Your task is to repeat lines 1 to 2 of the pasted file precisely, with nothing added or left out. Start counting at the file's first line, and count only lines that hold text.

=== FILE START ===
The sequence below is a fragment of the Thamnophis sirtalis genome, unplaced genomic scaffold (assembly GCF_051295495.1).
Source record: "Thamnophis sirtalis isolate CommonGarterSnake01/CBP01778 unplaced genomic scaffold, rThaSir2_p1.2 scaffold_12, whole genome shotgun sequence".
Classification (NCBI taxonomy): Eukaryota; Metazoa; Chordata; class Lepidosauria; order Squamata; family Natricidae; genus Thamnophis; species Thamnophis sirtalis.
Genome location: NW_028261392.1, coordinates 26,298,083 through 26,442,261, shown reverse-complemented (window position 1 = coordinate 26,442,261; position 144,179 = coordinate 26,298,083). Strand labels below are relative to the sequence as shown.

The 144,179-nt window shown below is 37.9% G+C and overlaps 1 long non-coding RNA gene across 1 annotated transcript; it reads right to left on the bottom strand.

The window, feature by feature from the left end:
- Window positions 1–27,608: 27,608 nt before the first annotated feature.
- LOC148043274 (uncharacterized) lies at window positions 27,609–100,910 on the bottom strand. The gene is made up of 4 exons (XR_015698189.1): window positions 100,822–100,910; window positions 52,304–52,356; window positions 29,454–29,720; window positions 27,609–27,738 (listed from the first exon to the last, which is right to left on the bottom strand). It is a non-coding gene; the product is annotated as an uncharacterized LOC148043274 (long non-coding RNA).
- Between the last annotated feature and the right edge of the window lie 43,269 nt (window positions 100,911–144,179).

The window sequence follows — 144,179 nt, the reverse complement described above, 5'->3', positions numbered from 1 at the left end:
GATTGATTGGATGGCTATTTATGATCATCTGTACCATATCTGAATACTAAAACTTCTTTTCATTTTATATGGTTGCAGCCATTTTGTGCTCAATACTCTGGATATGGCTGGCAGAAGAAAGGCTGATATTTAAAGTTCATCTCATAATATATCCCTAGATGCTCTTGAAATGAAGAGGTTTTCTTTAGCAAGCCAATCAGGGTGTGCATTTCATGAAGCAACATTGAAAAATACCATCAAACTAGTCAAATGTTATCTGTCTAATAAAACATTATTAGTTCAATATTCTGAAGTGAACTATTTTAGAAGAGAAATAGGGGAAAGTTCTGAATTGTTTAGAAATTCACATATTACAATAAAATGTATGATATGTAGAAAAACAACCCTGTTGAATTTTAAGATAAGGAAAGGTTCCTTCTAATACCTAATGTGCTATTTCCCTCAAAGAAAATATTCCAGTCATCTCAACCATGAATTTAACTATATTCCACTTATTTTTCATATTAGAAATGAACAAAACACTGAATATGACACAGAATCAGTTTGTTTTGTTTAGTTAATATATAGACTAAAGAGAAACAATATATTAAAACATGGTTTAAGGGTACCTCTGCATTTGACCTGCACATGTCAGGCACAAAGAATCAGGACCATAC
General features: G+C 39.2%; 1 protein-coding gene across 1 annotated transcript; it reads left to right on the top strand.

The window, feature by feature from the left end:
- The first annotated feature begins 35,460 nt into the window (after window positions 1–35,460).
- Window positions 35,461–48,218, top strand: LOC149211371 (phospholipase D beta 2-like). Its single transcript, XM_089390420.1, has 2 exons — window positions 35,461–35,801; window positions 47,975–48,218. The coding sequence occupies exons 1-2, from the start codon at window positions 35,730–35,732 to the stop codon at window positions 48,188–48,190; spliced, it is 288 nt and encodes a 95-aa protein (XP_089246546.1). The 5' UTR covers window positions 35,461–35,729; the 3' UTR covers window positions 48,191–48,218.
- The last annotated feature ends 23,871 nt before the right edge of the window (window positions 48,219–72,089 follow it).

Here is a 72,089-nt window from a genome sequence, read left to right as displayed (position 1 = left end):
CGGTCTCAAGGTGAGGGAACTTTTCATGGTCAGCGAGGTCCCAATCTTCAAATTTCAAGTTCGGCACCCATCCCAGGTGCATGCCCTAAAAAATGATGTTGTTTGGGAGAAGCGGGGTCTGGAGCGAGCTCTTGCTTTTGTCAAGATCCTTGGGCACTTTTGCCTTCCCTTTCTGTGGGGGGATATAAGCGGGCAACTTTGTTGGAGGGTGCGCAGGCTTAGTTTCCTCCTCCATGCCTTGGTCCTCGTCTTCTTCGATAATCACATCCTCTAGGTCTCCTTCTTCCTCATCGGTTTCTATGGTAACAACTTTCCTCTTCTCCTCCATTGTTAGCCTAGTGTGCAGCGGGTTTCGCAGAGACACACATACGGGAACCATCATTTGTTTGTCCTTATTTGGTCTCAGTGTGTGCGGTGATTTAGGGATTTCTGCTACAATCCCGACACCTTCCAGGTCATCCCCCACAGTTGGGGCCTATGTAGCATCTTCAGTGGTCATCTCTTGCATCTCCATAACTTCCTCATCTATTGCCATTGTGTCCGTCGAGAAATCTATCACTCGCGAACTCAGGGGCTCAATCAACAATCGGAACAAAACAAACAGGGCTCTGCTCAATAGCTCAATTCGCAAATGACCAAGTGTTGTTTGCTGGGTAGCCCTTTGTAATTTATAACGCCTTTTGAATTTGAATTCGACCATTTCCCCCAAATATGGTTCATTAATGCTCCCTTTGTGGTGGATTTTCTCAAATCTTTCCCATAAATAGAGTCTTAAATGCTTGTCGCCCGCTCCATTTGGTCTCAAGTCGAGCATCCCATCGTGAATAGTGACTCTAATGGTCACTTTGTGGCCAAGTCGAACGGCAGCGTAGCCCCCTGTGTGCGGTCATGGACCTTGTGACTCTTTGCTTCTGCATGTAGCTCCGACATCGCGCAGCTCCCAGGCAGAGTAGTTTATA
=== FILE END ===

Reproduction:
The sequence below is a fragment of the Thamnophis sirtalis genome, unplaced genomic scaffold (assembly GCF_051295495.1).
Source record: "Thamnophis sirtalis isolate CommonGarterSnake01/CBP01778 unplaced genomic scaffold, rThaSir2_p1.2 scaffold_12, whole genome shotgun sequence".